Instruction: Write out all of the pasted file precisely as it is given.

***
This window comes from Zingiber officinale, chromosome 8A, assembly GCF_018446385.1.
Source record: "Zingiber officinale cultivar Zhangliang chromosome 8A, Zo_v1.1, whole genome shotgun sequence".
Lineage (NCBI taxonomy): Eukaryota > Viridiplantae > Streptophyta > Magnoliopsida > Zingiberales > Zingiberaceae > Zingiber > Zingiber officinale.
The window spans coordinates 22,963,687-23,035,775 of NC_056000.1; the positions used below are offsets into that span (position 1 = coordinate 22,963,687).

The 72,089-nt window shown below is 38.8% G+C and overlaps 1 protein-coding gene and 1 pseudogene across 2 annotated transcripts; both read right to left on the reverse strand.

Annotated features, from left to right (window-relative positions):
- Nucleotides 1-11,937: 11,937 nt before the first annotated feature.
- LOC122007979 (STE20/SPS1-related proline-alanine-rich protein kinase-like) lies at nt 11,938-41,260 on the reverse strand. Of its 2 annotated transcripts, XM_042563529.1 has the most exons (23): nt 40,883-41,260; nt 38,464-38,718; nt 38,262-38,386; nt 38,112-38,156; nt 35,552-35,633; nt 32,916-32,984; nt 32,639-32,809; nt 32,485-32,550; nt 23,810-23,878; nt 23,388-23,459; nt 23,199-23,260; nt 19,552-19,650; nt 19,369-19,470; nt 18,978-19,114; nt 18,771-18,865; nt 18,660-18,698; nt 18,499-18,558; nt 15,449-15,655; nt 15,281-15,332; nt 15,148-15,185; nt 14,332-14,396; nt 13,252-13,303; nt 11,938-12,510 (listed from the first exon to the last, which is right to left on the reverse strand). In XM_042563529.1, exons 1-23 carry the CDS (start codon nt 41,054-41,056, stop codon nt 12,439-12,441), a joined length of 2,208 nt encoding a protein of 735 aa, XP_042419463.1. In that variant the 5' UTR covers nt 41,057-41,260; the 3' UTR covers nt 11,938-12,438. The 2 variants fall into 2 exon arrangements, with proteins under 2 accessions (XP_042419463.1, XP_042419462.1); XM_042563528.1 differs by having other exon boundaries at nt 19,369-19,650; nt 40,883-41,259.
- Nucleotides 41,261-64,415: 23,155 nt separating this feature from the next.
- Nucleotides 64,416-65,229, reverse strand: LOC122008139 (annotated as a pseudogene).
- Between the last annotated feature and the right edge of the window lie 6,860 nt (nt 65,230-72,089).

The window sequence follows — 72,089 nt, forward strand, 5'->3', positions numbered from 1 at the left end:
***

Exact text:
This window comes from Zingiber officinale, chromosome 8A, assembly GCF_018446385.1.
Source record: "Zingiber officinale cultivar Zhangliang chromosome 8A, Zo_v1.1, whole genome shotgun sequence".
Lineage (NCBI taxonomy): Eukaryota > Viridiplantae > Streptophyta > Magnoliopsida > Zingiberales > Zingiberaceae > Zingiber > Zingiber officinale.
The window spans coordinates 22,963,687-23,035,775 of NC_056000.1; the positions used below are offsets into that span (position 1 = coordinate 22,963,687).

The 72,089-nt window shown below is 38.8% G+C and overlaps 1 protein-coding gene and 1 pseudogene across 2 annotated transcripts; both read right to left on the reverse strand.

Annotated features, from left to right (window-relative positions):
- Nucleotides 1-11,937: 11,937 nt before the first annotated feature.
- LOC122007979 (STE20/SPS1-related proline-alanine-rich protein kinase-like) lies at nt 11,938-41,260 on the reverse strand. Of its 2 annotated transcripts, XM_042563529.1 has the most exons (23): nt 40,883-41,260; nt 38,464-38,718; nt 38,262-38,386; nt 38,112-38,156; nt 35,552-35,633; nt 32,916-32,984; nt 32,639-32,809; nt 32,485-32,550; nt 23,810-23,878; nt 23,388-23,459; nt 23,199-23,260; nt 19,552-19,650; nt 19,369-19,470; nt 18,978-19,114; nt 18,771-18,865; nt 18,660-18,698; nt 18,499-18,558; nt 15,449-15,655; nt 15,281-15,332; nt 15,148-15,185; nt 14,332-14,396; nt 13,252-13,303; nt 11,938-12,510 (listed from the first exon to the last, which is right to left on the reverse strand). In XM_042563529.1, exons 1-23 carry the CDS (start codon nt 41,054-41,056, stop codon nt 12,439-12,441), a joined length of 2,208 nt encoding a protein of 735 aa, XP_042419463.1. In that variant the 5' UTR covers nt 41,057-41,260; the 3' UTR covers nt 11,938-12,438. The 2 variants fall into 2 exon arrangements, with proteins under 2 accessions (XP_042419463.1, XP_042419462.1); XM_042563528.1 differs by having other exon boundaries at nt 19,369-19,650; nt 40,883-41,259.
- Nucleotides 41,261-64,415: 23,155 nt separating this feature from the next.
- Nucleotides 64,416-65,229, reverse strand: LOC122008139 (annotated as a pseudogene).
- Between the last annotated feature and the right edge of the window lie 6,860 nt (nt 65,230-72,089).

The window sequence follows — 72,089 nt, forward strand, 5'->3', positions numbered from 1 at the left end: